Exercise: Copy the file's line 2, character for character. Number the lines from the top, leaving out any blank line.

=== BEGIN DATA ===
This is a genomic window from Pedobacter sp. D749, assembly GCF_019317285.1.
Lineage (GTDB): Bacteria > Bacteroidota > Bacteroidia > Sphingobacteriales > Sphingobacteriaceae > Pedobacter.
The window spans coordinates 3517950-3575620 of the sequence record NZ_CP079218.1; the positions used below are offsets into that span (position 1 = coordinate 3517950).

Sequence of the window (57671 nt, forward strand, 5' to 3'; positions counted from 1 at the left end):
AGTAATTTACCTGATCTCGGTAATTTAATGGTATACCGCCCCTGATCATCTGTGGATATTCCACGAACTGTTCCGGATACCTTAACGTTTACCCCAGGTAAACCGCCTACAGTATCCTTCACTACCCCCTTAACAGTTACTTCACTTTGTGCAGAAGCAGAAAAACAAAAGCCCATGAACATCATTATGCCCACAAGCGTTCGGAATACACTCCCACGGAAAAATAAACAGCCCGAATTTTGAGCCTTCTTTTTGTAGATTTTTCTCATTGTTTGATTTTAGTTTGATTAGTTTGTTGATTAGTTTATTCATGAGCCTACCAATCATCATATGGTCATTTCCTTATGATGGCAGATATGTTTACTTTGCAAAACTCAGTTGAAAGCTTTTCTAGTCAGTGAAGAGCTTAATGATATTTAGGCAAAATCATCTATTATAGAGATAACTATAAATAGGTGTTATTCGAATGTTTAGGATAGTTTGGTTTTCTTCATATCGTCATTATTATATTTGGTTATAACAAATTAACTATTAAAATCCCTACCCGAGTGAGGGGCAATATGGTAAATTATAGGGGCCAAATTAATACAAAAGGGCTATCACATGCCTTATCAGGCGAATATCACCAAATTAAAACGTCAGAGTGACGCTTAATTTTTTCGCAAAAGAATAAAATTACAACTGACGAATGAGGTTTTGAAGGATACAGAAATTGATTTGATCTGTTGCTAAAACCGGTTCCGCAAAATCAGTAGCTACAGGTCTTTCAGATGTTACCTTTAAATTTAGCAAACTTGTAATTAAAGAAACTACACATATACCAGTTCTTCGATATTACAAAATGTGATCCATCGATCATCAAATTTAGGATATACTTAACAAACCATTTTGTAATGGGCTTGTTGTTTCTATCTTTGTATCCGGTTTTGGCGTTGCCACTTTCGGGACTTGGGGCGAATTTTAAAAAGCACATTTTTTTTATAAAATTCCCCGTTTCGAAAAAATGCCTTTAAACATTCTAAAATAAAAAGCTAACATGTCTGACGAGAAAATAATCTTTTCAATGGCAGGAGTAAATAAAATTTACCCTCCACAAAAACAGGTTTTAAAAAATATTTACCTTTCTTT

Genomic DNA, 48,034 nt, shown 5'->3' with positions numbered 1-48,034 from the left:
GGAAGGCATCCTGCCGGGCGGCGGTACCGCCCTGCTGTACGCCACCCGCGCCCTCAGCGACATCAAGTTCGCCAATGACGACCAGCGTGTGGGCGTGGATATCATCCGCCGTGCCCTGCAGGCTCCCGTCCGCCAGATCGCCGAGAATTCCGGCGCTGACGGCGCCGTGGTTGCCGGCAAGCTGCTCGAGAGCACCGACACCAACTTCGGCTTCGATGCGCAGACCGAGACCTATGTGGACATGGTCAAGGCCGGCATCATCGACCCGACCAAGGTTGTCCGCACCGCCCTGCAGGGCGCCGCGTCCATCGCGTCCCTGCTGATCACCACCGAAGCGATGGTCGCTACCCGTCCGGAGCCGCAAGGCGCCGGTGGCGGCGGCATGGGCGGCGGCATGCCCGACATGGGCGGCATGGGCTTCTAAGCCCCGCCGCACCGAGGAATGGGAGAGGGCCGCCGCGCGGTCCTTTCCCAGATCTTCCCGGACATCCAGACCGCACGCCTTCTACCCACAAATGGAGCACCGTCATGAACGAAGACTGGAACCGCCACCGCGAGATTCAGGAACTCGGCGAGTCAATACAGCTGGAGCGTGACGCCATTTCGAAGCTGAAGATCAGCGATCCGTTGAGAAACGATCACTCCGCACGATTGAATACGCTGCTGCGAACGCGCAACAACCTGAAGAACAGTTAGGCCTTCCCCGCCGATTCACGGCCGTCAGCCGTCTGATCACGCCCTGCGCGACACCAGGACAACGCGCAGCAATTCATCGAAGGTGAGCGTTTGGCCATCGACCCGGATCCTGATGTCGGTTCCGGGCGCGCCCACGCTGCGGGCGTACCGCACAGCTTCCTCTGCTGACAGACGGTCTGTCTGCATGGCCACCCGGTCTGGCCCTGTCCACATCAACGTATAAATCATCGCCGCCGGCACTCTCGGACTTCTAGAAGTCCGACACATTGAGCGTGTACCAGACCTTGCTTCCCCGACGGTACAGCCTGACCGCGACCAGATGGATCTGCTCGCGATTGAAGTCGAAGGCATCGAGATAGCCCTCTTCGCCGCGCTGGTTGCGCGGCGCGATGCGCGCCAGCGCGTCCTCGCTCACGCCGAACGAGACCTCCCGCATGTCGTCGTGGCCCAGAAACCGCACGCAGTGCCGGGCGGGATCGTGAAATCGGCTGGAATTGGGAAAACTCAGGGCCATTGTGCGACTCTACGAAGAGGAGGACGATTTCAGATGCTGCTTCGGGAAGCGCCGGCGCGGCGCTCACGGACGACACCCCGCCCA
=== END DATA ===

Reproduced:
Lineage (GTDB): Bacteria > Bacteroidota > Bacteroidia > Sphingobacteriales > Sphingobacteriaceae > Pedobacter.